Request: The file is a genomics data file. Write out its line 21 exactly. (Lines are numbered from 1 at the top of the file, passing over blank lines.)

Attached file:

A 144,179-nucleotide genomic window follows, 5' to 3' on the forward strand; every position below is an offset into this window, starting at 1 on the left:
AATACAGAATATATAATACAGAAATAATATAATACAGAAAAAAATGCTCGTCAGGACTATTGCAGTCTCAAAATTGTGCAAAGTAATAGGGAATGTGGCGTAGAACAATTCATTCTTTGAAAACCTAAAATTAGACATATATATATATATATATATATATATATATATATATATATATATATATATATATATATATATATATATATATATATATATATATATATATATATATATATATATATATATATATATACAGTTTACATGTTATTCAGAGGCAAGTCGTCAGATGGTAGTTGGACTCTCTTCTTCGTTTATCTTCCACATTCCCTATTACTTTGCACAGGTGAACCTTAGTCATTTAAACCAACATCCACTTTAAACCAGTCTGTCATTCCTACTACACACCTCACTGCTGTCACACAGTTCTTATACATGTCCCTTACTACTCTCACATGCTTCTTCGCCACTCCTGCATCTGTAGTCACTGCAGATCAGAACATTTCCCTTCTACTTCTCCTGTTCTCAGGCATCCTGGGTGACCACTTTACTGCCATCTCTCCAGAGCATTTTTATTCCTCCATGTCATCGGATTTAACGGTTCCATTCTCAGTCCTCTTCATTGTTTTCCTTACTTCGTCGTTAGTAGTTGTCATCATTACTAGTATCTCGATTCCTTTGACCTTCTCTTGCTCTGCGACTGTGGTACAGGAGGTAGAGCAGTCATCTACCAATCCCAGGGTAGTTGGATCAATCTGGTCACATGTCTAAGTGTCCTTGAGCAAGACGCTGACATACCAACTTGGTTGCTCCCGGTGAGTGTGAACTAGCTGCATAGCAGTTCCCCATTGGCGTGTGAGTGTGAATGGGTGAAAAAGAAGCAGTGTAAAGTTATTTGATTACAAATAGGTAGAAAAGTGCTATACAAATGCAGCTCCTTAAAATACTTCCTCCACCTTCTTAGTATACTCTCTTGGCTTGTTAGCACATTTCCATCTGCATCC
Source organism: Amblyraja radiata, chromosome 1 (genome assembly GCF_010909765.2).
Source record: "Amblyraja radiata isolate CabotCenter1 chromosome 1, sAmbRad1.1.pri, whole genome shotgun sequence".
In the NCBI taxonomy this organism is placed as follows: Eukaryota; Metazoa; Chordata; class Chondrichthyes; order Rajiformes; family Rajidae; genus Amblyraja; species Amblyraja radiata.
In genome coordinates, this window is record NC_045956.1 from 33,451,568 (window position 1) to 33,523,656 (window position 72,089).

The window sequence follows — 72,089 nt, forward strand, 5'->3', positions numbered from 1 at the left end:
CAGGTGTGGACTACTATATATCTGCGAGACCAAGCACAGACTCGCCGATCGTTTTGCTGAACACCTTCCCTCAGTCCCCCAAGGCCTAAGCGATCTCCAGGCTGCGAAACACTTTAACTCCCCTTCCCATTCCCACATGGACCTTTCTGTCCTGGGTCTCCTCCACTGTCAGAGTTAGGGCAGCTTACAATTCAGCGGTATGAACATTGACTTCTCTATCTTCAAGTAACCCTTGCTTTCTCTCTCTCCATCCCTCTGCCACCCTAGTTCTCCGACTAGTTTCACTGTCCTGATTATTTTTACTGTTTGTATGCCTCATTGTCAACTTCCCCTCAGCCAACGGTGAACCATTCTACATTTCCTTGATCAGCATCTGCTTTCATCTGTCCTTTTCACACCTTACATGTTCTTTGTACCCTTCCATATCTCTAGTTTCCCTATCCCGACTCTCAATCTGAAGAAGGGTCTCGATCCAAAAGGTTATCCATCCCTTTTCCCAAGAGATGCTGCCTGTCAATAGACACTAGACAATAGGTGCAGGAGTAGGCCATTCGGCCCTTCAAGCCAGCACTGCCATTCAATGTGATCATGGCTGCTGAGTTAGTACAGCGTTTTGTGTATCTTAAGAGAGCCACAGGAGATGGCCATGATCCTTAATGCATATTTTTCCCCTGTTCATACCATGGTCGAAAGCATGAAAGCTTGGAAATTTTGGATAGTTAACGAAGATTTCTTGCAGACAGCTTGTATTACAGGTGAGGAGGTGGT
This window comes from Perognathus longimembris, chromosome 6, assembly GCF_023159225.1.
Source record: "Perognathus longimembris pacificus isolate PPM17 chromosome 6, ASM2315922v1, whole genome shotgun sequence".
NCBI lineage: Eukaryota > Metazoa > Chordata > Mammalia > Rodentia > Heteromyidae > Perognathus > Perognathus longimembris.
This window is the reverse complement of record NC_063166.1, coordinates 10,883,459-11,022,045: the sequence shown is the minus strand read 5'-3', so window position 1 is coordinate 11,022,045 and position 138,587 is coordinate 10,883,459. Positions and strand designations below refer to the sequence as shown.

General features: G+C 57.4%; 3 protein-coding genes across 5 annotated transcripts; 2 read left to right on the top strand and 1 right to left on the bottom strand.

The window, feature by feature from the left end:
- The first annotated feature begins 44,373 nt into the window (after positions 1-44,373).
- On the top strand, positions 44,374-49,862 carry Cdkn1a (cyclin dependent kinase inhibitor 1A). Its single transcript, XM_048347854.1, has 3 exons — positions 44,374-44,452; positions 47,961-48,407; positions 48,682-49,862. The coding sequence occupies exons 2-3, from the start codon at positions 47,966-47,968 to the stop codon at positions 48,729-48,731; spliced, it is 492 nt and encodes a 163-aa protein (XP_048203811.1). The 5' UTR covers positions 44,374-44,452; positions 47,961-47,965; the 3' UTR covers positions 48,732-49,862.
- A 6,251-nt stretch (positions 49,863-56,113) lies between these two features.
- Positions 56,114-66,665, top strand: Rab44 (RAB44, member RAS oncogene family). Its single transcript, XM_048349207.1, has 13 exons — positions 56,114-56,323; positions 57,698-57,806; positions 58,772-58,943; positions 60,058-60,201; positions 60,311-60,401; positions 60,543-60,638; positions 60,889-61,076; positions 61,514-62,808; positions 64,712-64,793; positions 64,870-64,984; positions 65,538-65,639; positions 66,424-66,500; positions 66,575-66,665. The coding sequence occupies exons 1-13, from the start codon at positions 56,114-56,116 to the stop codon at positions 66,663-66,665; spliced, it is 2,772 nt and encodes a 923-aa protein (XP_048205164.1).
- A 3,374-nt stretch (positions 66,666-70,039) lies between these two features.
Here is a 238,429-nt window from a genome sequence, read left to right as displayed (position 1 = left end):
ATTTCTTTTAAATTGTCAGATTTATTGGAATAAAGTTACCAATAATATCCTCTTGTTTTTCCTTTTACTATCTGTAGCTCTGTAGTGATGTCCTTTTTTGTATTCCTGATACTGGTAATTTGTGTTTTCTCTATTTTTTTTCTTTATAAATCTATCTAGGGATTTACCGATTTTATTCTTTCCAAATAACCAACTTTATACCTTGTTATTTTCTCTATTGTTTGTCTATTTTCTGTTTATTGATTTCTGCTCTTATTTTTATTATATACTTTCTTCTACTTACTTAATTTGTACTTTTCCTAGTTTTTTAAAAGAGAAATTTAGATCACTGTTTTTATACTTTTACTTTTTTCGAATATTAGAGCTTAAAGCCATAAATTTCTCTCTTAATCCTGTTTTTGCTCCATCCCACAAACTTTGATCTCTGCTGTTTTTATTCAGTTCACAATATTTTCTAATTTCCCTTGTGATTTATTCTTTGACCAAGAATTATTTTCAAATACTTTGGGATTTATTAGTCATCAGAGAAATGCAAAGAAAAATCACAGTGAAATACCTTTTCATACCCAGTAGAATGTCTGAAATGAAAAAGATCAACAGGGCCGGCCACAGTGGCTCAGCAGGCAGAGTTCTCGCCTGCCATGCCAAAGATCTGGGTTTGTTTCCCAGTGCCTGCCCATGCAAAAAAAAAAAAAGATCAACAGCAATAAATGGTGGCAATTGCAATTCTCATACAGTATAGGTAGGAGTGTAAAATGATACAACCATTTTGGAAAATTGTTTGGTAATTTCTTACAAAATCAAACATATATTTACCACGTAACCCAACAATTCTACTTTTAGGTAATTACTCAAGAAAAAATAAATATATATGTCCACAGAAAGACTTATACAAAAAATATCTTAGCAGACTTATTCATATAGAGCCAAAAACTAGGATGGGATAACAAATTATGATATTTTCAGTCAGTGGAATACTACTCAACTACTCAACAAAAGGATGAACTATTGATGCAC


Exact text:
ATTTCTTTTAAATTGTCAGATTTATTGGAATAAAGTTACCAATAATATCCTCTTGTTTTTCCTTTTACTATCTGTAGCTCTGTAGTGATGTCCTTTTTTGTATTCCTGATACTGGTAATTTGTGTTTTCTCTATTTTTTTTCTTTATAAATCTATCTAGGGATTTACCGATTTTATTCTTTCCAAATAACCAACTTTATACCTTGTTATTTTCTCTATTGTTTGTCTATTTTCTGTTTATTGATTTCTGCTCTTATTTTTATTATATACTTTCTTCTACTTACTTAATTTGTACTTTTCCTAGTTTTTTAAAAGAGAAATTTAGATCACTGTTTTTATACTTTTACTTTTTTCGAATATTAGAGCTTAAAGCCATAAATTTCTCTCTTAATCCTGTTTTTGCTCCATCCCACAAACTTTGATCTCTGCTGTTTTTATTCAGTTCACAATATTTTCTAATTTCCCTTGTGATTTATTCTTTGACCAAGAATTATTTTCAAATACTTTGGGATTTATTAGTCATCAGAGAAATGCAAAGAAAAATCACAGTGAAATACCTTTTCATACCCAGTAGAATGTCTGAAATGAAAAAGATCAACAGGGCCGGCCACAGTGGCTCAGCAGGCAGAGTTCTCGCCTGCCATGCCAAAGATCTGGGTTTGTTTCCCAGTGCCTGCCCATGCAAAAAAAAAAAAAGATCAACAGCAATAAATGGTGGCAATTGCAATTCTCATACAGTATAGGTAGGAGTGTAAAATGATACAACCATTTTGGAAAATTGTTTGGTAATTTCTTACAAAATCAAACATATATTTACCACGTAACCCAACAATTCTACTTTTAGGTAATTACTCAAGAAAAAATAAATATATATGTCCACAGAAAGACTTATACAAAAAATATCTTAGCAGACTTATTCATATAGAGCCAAAAACTAGGATGGGATAACAAATTATGATATTTTCAGTCAGTGGAATACTACTCAACTACTCAACAAAAGGATGAACTATTGATGCAC